Troilus & Cressida appears to have been selected and certainly was staged to shock. A lengthy combat scene is viscerally difficult to sit through. At a time when war, increased local violence, lack of gun control and terrorism are ubiquitous in the news, it strikes me that subjecting us to something so theatrically realistic and compelling, achieves the complete opposite. Is this something to which we want to become inured?!
Troilus- Andrew Burnap, Pandarus- John Glover, Cressida- Ismenia Mendes
This is also a piece rife with testosterone-filled exposition; long episodes of men comparing muscles (a euphemism), swearing, and daring. A particularly odd choice. Having said that, acting and staging are skillful and energetic.
The latter part of the Trojan War: After playing footsie awhile, with the matchmaking help of her uncle Pandarus (John Glover), spunky Cressida (Ismenia Mendas) and earnest, boyish Troilus (Andrew Burnap) admit to and consummate their love. Shortly thereafter, she’s the object of prisoner exchange ending up in a Greek camp hotly pursued by Diomedes (Zach Appleman) to whom she turns, either attracted or in survival mode.
Because of a promise to his lady?! the great Greek soldier Achilles (seamless last minute replacement Louis Cancelmi) refuses to fight, choosing instead to remain in his tent with his lover Patroclus (Tom Pecinka), listening to heavy metal music. Powers-that-be trick him into one-on-one combat with Troilus’s brother Hector (Bill Heck) by first sending in the played-as-stupid-and-obtuse Ajax (Alex Breaux) who loses without shedding blood.
It’s not clear what the fight will accomplish, but at the Greek camp, Trojans and their hosts remain in peaceful truce. Troilus is led to spy on Cressida by trouble-making Ulysses (Corey Stoll), a civilian advisor who times it so that the Trojan will observe his girl with Diomedes. She’s accused of perfidy by her boyfriend and storms off.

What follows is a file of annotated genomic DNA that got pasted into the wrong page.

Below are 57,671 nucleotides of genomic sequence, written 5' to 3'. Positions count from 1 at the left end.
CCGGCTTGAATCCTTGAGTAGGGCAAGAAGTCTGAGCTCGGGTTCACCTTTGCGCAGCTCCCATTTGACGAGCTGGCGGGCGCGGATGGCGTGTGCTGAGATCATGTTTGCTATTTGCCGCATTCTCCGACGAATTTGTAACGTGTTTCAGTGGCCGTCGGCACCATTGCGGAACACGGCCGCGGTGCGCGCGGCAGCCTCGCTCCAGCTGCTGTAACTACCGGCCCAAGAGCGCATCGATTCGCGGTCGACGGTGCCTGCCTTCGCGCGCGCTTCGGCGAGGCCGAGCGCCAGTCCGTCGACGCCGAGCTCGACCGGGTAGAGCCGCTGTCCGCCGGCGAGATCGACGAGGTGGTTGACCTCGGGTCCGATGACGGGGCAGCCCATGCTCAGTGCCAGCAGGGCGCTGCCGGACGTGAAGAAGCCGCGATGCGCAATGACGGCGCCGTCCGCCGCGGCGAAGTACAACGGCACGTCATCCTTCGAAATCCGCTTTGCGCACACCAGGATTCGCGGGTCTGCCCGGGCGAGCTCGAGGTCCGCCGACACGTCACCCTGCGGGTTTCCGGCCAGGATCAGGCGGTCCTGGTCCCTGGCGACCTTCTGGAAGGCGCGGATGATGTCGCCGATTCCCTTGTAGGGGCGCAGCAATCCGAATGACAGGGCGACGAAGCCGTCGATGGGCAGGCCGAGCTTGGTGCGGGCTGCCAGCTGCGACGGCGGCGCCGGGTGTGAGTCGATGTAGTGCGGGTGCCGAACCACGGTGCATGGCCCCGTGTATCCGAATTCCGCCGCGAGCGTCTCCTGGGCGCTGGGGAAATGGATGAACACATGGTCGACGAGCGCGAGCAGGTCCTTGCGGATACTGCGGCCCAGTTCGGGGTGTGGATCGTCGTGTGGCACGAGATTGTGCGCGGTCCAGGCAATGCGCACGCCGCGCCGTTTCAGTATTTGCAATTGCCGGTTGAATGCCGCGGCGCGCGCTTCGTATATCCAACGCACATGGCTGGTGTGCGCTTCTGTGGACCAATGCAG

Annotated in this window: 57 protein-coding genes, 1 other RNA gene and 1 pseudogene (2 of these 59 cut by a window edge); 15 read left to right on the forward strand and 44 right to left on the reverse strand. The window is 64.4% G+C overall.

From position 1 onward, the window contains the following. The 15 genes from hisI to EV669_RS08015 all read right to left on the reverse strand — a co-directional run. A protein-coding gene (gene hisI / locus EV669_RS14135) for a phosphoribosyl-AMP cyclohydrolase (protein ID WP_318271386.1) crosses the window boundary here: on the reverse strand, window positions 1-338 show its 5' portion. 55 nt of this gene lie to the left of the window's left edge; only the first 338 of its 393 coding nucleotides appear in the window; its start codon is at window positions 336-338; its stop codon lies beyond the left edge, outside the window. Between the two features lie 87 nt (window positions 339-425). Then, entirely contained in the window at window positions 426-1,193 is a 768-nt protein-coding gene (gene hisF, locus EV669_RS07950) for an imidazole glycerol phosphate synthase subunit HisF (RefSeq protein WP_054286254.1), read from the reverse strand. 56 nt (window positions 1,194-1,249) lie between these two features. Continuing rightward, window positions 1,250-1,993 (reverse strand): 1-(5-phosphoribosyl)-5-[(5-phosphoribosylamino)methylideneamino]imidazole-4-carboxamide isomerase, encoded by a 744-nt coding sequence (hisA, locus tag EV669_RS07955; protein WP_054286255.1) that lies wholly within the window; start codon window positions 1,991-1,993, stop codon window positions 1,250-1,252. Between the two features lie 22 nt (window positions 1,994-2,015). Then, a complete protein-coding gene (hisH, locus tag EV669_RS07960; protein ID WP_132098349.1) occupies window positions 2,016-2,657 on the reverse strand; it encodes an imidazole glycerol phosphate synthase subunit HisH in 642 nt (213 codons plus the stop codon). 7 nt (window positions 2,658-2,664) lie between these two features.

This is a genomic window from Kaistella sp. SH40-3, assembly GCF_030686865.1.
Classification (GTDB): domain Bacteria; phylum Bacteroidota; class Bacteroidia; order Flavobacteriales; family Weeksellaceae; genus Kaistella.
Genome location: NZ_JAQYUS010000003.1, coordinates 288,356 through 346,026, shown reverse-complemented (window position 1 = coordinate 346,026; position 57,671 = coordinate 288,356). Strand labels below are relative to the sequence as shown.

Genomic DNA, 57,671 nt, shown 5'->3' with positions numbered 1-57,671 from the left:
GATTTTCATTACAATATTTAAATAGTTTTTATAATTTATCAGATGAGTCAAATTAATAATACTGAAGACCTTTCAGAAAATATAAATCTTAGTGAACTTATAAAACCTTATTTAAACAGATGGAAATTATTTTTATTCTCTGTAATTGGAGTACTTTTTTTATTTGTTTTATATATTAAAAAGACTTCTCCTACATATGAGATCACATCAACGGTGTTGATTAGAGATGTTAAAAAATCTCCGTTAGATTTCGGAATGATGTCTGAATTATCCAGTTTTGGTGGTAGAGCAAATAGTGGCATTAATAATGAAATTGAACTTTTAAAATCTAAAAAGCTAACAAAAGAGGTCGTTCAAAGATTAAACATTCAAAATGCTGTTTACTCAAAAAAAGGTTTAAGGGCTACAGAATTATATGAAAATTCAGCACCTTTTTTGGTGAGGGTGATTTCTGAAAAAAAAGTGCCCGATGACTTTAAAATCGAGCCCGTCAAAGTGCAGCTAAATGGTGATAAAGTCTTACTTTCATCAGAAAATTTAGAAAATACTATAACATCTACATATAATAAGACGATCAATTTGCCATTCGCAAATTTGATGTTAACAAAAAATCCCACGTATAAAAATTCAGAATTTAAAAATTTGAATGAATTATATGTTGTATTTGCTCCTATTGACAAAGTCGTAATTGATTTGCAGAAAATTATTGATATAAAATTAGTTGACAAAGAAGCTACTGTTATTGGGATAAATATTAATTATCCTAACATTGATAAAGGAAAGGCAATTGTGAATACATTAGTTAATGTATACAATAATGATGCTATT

In this version, Achilles then challenges Hector for a national rematch out of pride, though synopses found online indicate he does so to revenge Patroclus’ death which is attributed to Hector. Wounded, he also loses. Grisly war resumes. At the end of the piece, like Caesar at the Forum, Hector is surrounded by Achilles men and ignominiously knifed to death. Troilus mourns him kneeling in a pool of his brother’s blood. We never find out what happens to Cressida.
Ulysses-Corey Stoll and Ajax- Alex Beaux
Andrew Burnap and Ismenia Mendas, the show’s peripheral lovers, are natural actors with appealing chemistry, especially when in denial. Manly Bill Heck (a perfect movie Superhero) imbues Hector with dignity as well as confidence. Alex Breaux’s dumb Ajax is played with absolute credibility. Ulysses (Corey Stoll) is appropriately slimy. Stuck in caricatures, David Harbour (Achilles) and Tom Pecinka (Patroclus) ably carry out the director’s vision. Any play with the splendid John Glover is, to me, worth attending. Here the actor is warm, elegant, and occasionally playful as Pandarus – completely at home with Shakespeare.
Director Daniel Sullivan uses the mostly empty stage evocatively. His solders, with few exceptions, are cliché coarse and/or officious displaying no individuality. (Much of this may be the writing.) I don’t understand the compulsion to insert the currently requisite man in ridiculous drag and several flamboyant gay soldiers. As depicted, war is skin curdling.
Troilus-Andrew Burnap and Hector-Bill Heck
The play is performed in modern dress (David Zinn) which barely registers a blip (so acclimated are theater-going audiences) until soldiers take the stage in recognizable fighting gear.
Mark Menard’s Sound Design is aptly unnerving.
Sound like fun? The curious should be prepared.
Photos by Joan Marcus
Opening: Diomedes- Zach Appelman and Aeneas- Sanjit De Silva (center) and the Company
The Public Theater’s FREE! Shakespeare in the Park presents
Troilus & Cressida by William Shakespeare
Directed by Daniel Sullivan
The Delacorte Theater- Enter at 81st Street and Central Park West
Through August 14, 2016
In person at The Delacorte
Downtown at Astor Place